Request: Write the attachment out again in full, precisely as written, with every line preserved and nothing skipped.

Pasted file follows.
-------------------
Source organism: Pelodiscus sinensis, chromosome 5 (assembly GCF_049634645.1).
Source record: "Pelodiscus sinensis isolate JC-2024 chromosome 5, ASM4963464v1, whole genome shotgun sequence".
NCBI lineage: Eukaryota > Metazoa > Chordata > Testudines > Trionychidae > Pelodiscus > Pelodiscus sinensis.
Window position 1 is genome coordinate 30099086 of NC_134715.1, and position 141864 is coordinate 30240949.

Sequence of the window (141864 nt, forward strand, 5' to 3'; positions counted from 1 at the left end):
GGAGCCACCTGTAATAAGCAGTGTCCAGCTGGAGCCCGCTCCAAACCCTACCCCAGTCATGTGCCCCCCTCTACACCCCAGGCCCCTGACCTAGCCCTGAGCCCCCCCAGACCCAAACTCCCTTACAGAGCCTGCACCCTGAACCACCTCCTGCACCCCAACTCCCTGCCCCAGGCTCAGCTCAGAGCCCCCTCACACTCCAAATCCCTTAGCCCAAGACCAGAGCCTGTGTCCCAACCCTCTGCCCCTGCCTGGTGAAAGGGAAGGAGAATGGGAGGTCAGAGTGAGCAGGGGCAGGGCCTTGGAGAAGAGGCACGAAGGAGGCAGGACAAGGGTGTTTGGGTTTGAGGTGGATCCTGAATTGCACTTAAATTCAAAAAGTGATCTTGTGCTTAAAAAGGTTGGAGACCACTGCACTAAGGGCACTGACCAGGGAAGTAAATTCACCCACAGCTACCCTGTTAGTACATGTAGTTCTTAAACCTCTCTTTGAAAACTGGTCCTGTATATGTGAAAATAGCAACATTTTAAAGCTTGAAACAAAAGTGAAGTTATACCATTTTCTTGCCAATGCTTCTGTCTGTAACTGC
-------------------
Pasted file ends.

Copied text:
Source organism: Pelodiscus sinensis, chromosome 5 (assembly GCF_049634645.1).
Source record: "Pelodiscus sinensis isolate JC-2024 chromosome 5, ASM4963464v1, whole genome shotgun sequence".
NCBI lineage: Eukaryota > Metazoa > Chordata > Testudines > Trionychidae > Pelodiscus > Pelodiscus sinensis.
Window position 1 is genome coordinate 30099086 of NC_134715.1, and position 141864 is coordinate 30240949.

Sequence of the window (141864 nt, forward strand, 5' to 3'; positions counted from 1 at the left end):
GGAGCCACCTGTAATAAGCAGTGTCCAGCTGGAGCCCGCTCCAAACCCTACCCCAGTCATGTGCCCCCCTCTACACCCCAGGCCCCTGACCTAGCCCTGAGCCCCCCCAGACCCAAACTCCCTTACAGAGCCTGCACCCTGAACCACCTCCTGCACCCCAACTCCCTGCCCCAGGCTCAGCTCAGAGCCCCCTCACACTCCAAATCCCTTAGCCCAAGACCAGAGCCTGTGTCCCAACCCTCTGCCCCTGCCTGGTGAAAGGGAAGGAGAATGGGAGGTCAGAGTGAGCAGGGGCAGGGCCTTGGAGAAGAGGCACGAAGGAGGCAGGACAAGGGTGTTTGGGTTTGAGGTGGATCCTGAATTGCACTTAAATTCAAAAAGTGATCTTGTGCTTAAAAAGGTTGGAGACCACTGCACTAAGGGCACTGACCAGGGAAGTAAATTCACCCACAGCTACCCTGTTAGTACATGTAGTTCTTAAACCTCTCTTTGAAAACTGGTCCTGTATATGTGAAAATAGCAACATTTTAAAGCTTGAAACAAAAGTGAAGTTATACCATTTTCTTGCCAATGCTTCTGTCTGTAACTGC